In March, 1918 it was obvious that the German Offensive was coming, and although, as in the event, it seemed more likely to be delivered against the right or southern end of the British Line to the east of Peronne, all the Army Commanders began to look to their rear defences and to consider the preparation of new lines of resistance.
As in the case of No. 1 Siege Coy, the company soon found itself engaged on this work.
At the end of March, 1918, following on the deep penetration by the Germans in the south, the Company was moved to Camblain L' Abbe west of Vimy Ridge. It was employed on strengthening defences in this area from April 4th to 27th. During this time the Germans had attacked between La Bassee and Armentieres, making a maximum advance of some twelve miles on the front held by the Portuguese (Battle of the Lys). The Company was then moved round to Watten, north of St. Orner. A "backs to the wall" position was immediately put in hand as far west as the neighbourhood of St. Omer, to cover the northern Channel ports. The Company was part of a large force employed on this and was so employed until 7th September. The War Diary records that during this time the Company, or detachments thereof, was located in many places to the north of. St. Omer towards Dunkirk.
The Company appears now to have been in VII Corps and its work would be directed by the C.E. There were apparently several officers appointed to be C.R.E. this "sector" and that "area" in the defensive scheme. From the War Diary it appears that these officers largely by-passed the Coy. Commander and detachments were often moved from one place to another without his knowledge, with a consequent break-down of Coy. administration. The diary is unhappy reading - order, counter-order, frustration and confusion are recorded, the unfortunate troops being the shuttlecock. Galloway records many strong protests to higher authority, but apparently with little result. During June and July, Galloway had been in hospital sick and Vachell had been acting as Coy. Commander. Finally, in July 1918, Galloway was medically boarded and evacuated to England. His recommendation that Vachell should be appointed Major to command the Company was not acted upon and a temporary officer, Captain Hunter, R.E. was brought in on August 13th and took over from Vachell who had been acting. It must be remembered that the Depot at Monmouth was now a Reserve Training Bn. R.E., with a somewhat different status. Strong action by Monmouth would probably have avoided this departure from what had so far been the rule that O.C. R.M.R.E. appointed Coy. Commanders.
August 8th, 1918, saw the start of the final Allied offensive "the Hundred Days." On 7th September the Coy. was transferred to XIX Corps-presumably still II Army, and reverted to the old duties of Corps Troops Engineers in the line. However, the British Army was now advancing. By 21st October, 1918, the Coy. was at Courtrai - which had been well within the German occupied area since 1914.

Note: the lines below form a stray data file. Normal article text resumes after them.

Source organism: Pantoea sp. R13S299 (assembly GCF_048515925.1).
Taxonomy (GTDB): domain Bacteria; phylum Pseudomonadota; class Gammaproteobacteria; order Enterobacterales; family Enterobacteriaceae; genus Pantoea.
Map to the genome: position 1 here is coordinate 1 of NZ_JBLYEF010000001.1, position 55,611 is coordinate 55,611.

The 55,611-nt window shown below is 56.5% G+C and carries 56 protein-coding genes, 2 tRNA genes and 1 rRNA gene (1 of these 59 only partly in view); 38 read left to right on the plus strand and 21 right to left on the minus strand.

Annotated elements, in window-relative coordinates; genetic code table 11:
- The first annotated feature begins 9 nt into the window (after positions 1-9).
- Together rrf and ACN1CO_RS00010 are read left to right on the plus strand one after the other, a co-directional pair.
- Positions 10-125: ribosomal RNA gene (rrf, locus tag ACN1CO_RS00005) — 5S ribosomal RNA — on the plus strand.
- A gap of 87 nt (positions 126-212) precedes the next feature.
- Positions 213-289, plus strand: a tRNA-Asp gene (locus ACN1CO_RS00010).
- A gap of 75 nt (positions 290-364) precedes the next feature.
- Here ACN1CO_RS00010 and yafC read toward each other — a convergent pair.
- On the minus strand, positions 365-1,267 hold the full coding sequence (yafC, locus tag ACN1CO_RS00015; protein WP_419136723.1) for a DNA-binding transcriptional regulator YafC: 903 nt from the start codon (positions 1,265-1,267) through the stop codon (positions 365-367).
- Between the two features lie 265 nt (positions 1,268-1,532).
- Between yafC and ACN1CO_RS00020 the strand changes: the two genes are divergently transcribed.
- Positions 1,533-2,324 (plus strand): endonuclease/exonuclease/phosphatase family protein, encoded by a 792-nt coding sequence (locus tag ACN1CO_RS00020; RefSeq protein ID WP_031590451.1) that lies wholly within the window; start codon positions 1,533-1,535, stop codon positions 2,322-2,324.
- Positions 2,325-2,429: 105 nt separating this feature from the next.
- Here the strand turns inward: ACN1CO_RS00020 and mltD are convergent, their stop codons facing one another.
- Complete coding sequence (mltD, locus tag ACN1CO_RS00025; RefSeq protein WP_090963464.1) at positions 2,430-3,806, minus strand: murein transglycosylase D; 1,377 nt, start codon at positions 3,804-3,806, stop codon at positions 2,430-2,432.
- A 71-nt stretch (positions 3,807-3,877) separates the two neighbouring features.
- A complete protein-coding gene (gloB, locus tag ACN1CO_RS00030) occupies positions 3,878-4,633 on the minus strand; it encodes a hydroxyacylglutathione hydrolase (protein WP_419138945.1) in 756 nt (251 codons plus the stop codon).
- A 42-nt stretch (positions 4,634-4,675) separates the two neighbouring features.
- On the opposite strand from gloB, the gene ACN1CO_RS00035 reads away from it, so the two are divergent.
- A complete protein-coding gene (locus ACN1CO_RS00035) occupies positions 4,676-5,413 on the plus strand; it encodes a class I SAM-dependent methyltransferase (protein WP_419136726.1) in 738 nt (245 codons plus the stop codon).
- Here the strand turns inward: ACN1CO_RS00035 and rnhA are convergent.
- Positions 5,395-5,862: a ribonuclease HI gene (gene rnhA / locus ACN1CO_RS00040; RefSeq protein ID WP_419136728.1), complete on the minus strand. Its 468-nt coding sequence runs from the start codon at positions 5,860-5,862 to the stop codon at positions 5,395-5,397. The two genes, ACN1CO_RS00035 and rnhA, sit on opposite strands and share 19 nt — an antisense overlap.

As they retired the Germans left behind them a formidable belt of demolitions just as they had done on the Somme in 1917. All were prepared beforehand with characteristic thoroughness.
In the advance the Divisional R.E. (i.e. Field Coys.) provided light bridges to take up to Field Artillery. There were often of the new "Inglis" pattern, which had recently been introduced. Corps and Army R.E. replaced and/or supplemented these by more permanent structures of a load-carrying capacity to meet most requirements of the period. These were generally constructed of steel R.S.J. stringers supported on timber cribs, trestles or pile piers.
The Company was almost exclusively employed on heavy bridging, until the Armistice. For its work on this task it received high praise. Hunter was awarded the M.C.
On 22nd October, Hunter went to hospital, sick, and once again Vachell was acting Coy. Commander. He was so acting when the Armistice was signed on 11th November, 1918. Hunter returned on 14th November, 1918. In December, 1918, the company was moved back to Hazebrouck but the tasks on which it was employed are not recorded. Doubtless, the process of " running down" soon began. It was disbanded in France on 6th June, 1919, and the cadre returned to Monmouth.
The Coy. suffered 19 fatal casualties. Captain W. G. Walford and Lt. M. A. Waterer, both transferred to the R.A.F. and both were killed while so serving.
Note on Major Christian F. J. Galloway:This officer joined the Regt. on the Ist December, 1897. He served in S. Africa in the special company which was sent out in 1901 under Captain C. H. Paynter. He was promoted Captain in 1904 and resigned his commission 15th January, 1908. He was recommissioned immediately on the outbreak of war in 1914 and went to France as 2 i/c No.4 Siege Coy. He was evacuated to England early in 1915, wounded. He subsequently served in No.6 Siege Coy. as detailed herein. In the autumn of 1918, after discharge from hospital, he rejoined at Monmouth and was shortly posted to York as D.O., R.E. (i.e. Garrison Engineer). He served in Mesopotamia in 1919 and in Persia in 1920.